these women, i tell ya.

The other day as I was watching "You've Got Mail" for the umpteenth time {because, really, every Fall you HAVE to watch that movie at least twice}, I realized that there are a few literary and film characters {or both} who have had the biggest impact on my life, who have shaped me and my thoughts and my plans, and I admire them. 

Sure, they're fictional, but what they are and what they do and what they stand for are real to me. But the thing I love most about these women is that they are all very brave. The greatest compliment I've ever received was when someone told me he thought I was brave. Whether or not that's actually true about me, these women are, and I like to think us brave girls stick together. 

And so. The list of Alexa's favorite fictional women, and why, in no particular order:

Jo March

Josephine March is my girl crush. She is my spirit animal. Jo is not afraid to march {see what I did there? That's a knee-slapper} into her neighbor's house to take care of a sick boy, she's not afraid to rescue her sister from the depths of an icy pond, she's not afraid to run to a new city when she just needs a break. 

The part that I admire most about Jo is when she told Laurie "no." That's a hard, scary thing, something I've had to do before. Ripping off a security blanket of something that's good, but not the best, is terrifying. But when I had to do it, I looked to Jo. It was tough, the thing she and I had to do, but if Jo has taught me anything, it's that the ultimate outcome is SO much better. 

{If you want to read more about my thoughts on Jo, click here.}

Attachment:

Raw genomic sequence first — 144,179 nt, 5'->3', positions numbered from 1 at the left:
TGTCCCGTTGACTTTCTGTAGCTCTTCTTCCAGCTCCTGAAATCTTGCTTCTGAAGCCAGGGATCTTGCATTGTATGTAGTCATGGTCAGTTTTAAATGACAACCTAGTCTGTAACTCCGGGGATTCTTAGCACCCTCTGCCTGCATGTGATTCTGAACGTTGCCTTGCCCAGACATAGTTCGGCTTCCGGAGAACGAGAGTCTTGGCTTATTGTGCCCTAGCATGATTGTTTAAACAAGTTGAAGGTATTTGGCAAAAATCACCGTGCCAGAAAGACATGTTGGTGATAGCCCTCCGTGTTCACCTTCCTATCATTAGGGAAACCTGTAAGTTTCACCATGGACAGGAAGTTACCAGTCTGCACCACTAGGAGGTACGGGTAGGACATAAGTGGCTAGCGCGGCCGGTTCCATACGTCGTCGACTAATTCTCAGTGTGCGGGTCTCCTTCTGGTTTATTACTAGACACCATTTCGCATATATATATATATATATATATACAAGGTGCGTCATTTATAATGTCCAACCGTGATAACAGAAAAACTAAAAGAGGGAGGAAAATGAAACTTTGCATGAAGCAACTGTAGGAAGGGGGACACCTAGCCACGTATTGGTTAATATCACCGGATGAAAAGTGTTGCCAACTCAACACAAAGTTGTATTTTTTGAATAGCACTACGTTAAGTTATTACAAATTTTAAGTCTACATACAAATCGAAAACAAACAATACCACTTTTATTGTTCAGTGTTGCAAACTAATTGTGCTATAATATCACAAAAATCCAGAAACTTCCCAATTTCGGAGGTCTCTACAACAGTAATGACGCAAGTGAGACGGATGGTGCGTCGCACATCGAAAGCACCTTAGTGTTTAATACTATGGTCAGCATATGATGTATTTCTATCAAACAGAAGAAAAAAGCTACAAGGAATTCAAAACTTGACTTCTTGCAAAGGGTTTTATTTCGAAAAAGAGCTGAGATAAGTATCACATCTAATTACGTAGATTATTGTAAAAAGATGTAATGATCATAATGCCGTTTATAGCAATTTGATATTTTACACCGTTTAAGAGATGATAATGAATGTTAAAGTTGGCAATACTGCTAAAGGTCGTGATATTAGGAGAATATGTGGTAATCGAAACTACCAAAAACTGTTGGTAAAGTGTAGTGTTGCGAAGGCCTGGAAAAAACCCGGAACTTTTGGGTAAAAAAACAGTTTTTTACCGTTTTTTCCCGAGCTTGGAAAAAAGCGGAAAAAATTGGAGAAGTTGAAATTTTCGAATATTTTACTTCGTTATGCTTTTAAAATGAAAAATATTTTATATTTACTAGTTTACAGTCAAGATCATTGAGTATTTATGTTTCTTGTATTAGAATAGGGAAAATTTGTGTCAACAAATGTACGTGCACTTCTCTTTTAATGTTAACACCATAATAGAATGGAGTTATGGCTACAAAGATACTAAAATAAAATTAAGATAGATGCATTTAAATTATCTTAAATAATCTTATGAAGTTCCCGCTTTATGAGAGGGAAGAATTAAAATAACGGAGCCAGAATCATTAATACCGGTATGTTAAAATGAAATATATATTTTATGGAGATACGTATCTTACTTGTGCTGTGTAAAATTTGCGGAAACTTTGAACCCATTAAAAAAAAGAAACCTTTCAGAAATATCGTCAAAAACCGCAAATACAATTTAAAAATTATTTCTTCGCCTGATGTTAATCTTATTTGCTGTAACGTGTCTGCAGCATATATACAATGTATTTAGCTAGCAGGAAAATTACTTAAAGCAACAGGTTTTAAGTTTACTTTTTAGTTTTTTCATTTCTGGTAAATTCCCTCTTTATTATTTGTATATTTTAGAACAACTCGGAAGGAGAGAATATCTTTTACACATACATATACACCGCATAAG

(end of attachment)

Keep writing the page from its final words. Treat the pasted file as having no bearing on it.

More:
Kathleen Kelly

Going to the mattresses. That's what Kathleen Kelly does when it's time for her to be brave. She proves that just because you're adorable and love daisies and twinkle lights, it doesn't mean you can't have a backbone. 

Kathleen Kelly also knows how to bow out gracefully. She ultimately lost her fight with big bad Fox Books, and while I'm sure she was upset about it, she accepted defeat and plunged on ahead. And the best part is that, because she was always so kind, there were people waiting on the other side who wanted to help her out. What a girl, that Kathleen Kelly.

{Read more about Kathleen and one of my favorite writers, Norah Ephron, here and here.

Maria Von Trapp {as played by Julie Andrews}

How do you solve a problem like Maria? You don't, because Maria isn't a problem.  What a brave girl to not only take on seven children, but to go against all of their rules. 

I admire most Maria's commitment to God. She wanted so badly to be a nun, but when she felt like God had a different plan for her, she went with it. Now that right there is bravery.

Scarlett O'Hara

If you're looking for brave, Scarlett O'Hara is your girl. When I first read the book, I admit that I hated Scarlett. To me, she was a stubborn, spoiled brat, who couldn't see how much Rhett loved her because she was so convinced that she had to have someone else.

But when I read it and watched the movie again, I saw her differently. I saw a girl who was trying to get the best for herself. Sure, some of her methods were a little questionable, but Scarlett knew how to fight. One of my favorite scenes from both the book and the movie is when, after her family loses everything during the Civil War, Scarlett stands in her garden and shouts, "As God as my witness, as God as my witness they're not going to lick me. I'm going to live through this and when it's all over, I'll never be hungry again...As God as my witness, I'll never be hungry again!" And she never was.

So these are a few of my favorite people. I raise my glass to you, ladies.

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